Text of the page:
Sunday, May 26, 2013

The gifted child’s lament: How to adjust to an unjust world

But it’s not fair! That’s a familiar cry to most parents. What parent has not weathered the complaints, whines, and pleas from children bemoaning the hardships of bedtime, putting the toy back on the store’s shelf, or having to sit through their sister’s recital? What makes this common complaint different for gifted children, though, is their intensity and deep interest in what is fair and just. 

Even when they are quite young, gifted children often demonstrate a preoccupation with “fairness” and show sensitivity toward the plight of others. These are the preschoolers who empathize with a sad playmate, the young child who soothes his distressed sibling, or the kindergartner who is outraged when a storybook character is unfairly treated.

According to Silverman (1994), advanced moral sensitivity is an essential component of giftedness.  She noted that the more asynchronous their expression of this sensitivity, (i.e., when their intellectual strengths are far ahead of their social or physical development), the more vulnerable they will feel. The child may become overwhelmed with compassion, but lack the maturity to cope effectively with these emotions. Children who are more advanced in their perceptions of fairness and justice may find themselves out of sync with peers who lack similar perceptions, or may stand up to peers over moral infractions, and become ostracized as a result. If a gifted child witnesses bullying, for example, he may stand up for the victim, and then become bullied as well. These children benefit from adults who can help them understand that their observations are perceptive, accurate and compassionate, but they need to channel their reactions in a manner that their peers can understand.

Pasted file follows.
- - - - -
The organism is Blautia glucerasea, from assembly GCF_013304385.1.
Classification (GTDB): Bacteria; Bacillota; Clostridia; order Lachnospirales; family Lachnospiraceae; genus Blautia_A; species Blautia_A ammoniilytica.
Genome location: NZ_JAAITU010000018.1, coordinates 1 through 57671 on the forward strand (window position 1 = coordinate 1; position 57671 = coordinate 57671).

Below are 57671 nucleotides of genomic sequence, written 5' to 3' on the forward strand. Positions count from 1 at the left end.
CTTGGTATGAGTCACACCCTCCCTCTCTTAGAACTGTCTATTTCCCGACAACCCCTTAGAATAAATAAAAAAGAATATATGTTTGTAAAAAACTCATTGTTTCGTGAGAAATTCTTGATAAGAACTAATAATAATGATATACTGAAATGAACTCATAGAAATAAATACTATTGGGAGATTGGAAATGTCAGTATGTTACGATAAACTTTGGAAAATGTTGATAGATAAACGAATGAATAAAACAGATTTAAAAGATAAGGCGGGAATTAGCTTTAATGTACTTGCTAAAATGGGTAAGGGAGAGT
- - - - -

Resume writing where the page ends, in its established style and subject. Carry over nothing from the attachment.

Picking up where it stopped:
As they mature, gifted children become more aware of injustice as it unfolds around them.  The catalyst could be the seemingly unfair reprimand a classmate receives for an infraction he didn’t commit, a rebuff from an unrequited love because of an imperfect body type, or the developing awareness of poverty, racism, gender discrimination, and other forms of social injustice. They are keenly aware of the flaws and imperfections in their parents, teachers and political leaders.  They try to grasp the enormity of injustice, war, politics, natural disaster and existential mysteries, and may respond with sadness, anxiety, anger, or even indifference when the burden seems too overwhelming.

Sensitivity to fairness and justice also may foster a need to question rules and norms that seem unjust. This can alienate peers, if it involves challenging social norms and beliefs. It also can create conflict with adults and authority figures who may not appreciate the confrontation. As non-conformists, adult authority may hold little credibility for many gifted adolescents.

How can parents and teachers help gifted children navigate their quest for justice?

1. Validate their perceptions, since they may feel that others do not understand. Show compassion for their feelings. Help them recognize that although others may not see the world as they do, they still need to find their way. Help them develop a strategy for navigating within a system that may seem imperfect.

2. Help young children put their feelings into perspective. Reassure them when appropriate, and comfort them just as you would when they experience distress for other reasons. Their reactions to events may seem extreme, and this calls for even more support and encouragement; however, this does not mean focusing excessively on their fears. Put their worries in an age-appropriate context they can understand.

3. Offer opportunities to channel their energies into community service or volunteer activities, so they can feel that they are helping others or confronting injustice. Even small efforts, such as encouraging letter-writing to challenge an unfair ruling, can help them feel a sense of accomplishment.